The mission was that the new vehicle fleet must meet a Green House Gas (GHG) standard of 250 grams of CO2 per mile, equivalent to a Corporate Average Fuel Economy (CAFE) standard of 35.5 miles per gallon; by 2025 cars and light trucks are required to yield a combined 54.5 mpg. While overall compliance is based on a fleet average, each vehicle has a fuel economy/ Green House Gas (GHG) target based on its footprint. Hybrid and Electric vehicles play a major role in the US Mobility goal of reduction of Green House Gas (GHG). Later on, many Western countries like Germany, the UK, France, and many others joined the league of Green Mobility.

Major automobile giants like BMW, General Motors, Toyota, Tesla Inc, and others are investing hugely in R&D for these innovations. Energy analysts were a little skeptical about the acceptance of this transition in developing economies, unlike the developed Western market. The main reason was lack of awareness of customers and lack of infrastructure. However, the introduction of new generation cars like TATA’s Nexon, Maruthi’s Sias, MG’s Hector, and others show the changing trends in the demand-supply chain in these markets as well. To emphasize that, not just cars but other automotive giants like Hero Motor, Yadea Group, and others are also lined up along with Xnri, Dongguan Tailing in EV transition. Altogether, the transition to renewable transportation is on a brighter track in the global market.

The impact of the global pandemic on the oil Industry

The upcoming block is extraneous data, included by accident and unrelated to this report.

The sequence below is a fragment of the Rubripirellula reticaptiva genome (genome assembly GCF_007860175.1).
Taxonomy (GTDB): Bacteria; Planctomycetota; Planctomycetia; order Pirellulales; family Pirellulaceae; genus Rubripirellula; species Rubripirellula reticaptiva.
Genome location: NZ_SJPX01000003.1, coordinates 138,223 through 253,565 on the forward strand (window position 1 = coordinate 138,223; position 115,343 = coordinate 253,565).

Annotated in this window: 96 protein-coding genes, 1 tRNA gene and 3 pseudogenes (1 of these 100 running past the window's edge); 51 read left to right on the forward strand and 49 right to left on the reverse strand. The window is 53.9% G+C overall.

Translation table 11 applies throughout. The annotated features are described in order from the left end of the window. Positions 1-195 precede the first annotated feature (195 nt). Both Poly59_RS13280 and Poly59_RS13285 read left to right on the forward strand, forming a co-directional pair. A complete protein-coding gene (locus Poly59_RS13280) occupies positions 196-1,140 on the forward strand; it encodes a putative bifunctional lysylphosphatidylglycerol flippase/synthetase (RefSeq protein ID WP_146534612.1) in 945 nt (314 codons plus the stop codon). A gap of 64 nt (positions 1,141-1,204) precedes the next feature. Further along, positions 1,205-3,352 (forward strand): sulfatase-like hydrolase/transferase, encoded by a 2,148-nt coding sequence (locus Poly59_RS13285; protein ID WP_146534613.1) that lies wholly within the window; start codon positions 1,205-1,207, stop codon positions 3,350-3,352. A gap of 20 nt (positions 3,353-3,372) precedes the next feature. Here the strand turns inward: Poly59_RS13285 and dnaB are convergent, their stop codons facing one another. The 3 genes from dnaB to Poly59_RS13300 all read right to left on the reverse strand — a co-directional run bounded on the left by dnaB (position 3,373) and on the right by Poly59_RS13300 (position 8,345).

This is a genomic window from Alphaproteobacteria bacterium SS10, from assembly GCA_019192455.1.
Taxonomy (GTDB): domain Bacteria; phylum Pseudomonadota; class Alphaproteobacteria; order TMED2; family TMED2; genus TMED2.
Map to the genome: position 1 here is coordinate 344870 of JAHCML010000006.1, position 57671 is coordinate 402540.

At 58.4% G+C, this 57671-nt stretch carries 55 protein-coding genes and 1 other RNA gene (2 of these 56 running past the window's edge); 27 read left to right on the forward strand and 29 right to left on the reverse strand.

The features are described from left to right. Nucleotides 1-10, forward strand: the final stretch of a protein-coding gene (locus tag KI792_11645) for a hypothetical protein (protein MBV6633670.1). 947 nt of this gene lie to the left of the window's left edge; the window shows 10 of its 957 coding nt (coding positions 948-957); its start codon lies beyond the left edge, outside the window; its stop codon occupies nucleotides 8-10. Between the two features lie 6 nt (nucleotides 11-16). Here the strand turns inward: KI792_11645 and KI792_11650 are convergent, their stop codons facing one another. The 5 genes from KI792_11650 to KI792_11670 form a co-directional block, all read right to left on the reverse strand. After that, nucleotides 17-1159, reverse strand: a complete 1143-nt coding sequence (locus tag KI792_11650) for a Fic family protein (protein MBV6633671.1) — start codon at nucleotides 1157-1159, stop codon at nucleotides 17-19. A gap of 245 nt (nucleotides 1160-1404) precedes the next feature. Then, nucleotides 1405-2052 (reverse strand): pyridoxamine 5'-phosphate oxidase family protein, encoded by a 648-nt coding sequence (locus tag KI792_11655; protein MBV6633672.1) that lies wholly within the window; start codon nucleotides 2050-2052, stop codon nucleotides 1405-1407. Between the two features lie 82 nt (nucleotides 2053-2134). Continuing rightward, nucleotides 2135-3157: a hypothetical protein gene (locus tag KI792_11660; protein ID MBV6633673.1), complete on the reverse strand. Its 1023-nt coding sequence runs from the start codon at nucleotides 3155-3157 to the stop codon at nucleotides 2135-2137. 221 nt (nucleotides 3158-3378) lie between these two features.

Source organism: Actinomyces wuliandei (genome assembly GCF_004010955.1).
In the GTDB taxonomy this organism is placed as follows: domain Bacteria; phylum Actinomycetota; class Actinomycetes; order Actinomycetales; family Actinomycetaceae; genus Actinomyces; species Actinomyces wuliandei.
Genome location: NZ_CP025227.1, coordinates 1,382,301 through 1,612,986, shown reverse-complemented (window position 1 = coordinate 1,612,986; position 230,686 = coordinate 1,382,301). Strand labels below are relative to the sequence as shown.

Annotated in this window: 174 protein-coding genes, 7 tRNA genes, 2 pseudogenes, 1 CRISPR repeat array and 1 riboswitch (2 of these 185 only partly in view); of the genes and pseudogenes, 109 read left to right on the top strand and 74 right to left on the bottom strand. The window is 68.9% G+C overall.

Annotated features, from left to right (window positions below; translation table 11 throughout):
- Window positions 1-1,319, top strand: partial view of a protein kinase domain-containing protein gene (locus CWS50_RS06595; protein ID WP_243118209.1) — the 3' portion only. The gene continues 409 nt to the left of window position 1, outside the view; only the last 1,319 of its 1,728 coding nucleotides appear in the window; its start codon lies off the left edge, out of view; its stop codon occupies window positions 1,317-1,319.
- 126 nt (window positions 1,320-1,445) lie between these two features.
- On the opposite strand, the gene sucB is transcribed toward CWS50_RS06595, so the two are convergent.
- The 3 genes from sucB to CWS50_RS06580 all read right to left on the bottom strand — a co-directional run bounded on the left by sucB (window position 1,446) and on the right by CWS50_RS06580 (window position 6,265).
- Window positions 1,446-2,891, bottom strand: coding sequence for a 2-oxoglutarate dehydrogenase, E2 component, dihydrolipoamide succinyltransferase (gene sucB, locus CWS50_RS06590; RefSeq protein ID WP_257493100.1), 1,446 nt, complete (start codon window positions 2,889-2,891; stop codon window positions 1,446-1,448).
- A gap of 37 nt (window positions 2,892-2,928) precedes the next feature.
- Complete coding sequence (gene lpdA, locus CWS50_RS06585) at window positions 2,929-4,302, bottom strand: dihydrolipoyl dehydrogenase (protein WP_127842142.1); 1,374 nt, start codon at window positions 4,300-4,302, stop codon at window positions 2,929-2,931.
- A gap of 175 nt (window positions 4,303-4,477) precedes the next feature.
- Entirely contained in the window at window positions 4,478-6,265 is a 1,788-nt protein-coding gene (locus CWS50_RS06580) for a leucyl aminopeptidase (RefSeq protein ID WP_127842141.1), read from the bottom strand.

The Covid-19 pandemic had hit the nerves of the oil industry, and the political tension between the OPEC and OPEC+ parties further deteriorated the sector. This played as a catalyst to the renewable energy sector in all aspects. Concerning the mobility sector, when the oil price war intensified more EV and hybrid vehicles were accepted by the consumers, even in the Middle Eastern oil lands. MAPNA and Saipa’s collaboration in Iran for example. The EV in near future will be a catalyst to get big oil markets into the green sector in the mobility industry.

The most important development in the sector is the introduction of robotic programming and Internet of Things (IoT). The market has accepted the auto-pilot and auto-braking systems. This helped the vehicle advancement in the automobile industry. This technological innovation paved the way for more research and developments in the field. Research is still ongoing to enhance the battery capacity, reducing the weight of the engine, and, on new materials like piezoelectric to intensify the stability of these new-generation vehicles.

However, it is important to look into the current challenges in the sector, most importantly, issues with battery manufacture, lack of charging spots, and most importantly cost reduction strategies. As of now only a few companies like Tesla have developed supercharging technology.

Consequently, it’s very important to work on the socio-economic and political aspects of the transportation sector along with the innovation policies. The ultimate downfall of fuel-based vehicle manufacturing might not be possible in near future. Many countries like Poland, Turkey, and many others are still depended more on fuel-based vehicles. On the other side, countries all over the world began to restructure their mobility policies towards a green transportation era. The long-term future of automation will be ‘transportation with more efficiency and less expense’ in a personalized and eco-friendly manner. This concept will induce more strength to electric and hybrid vehicles in the global market. More companies will come into the field in both Western and Eastern markets for creating a cooler, cleaner, and secure future.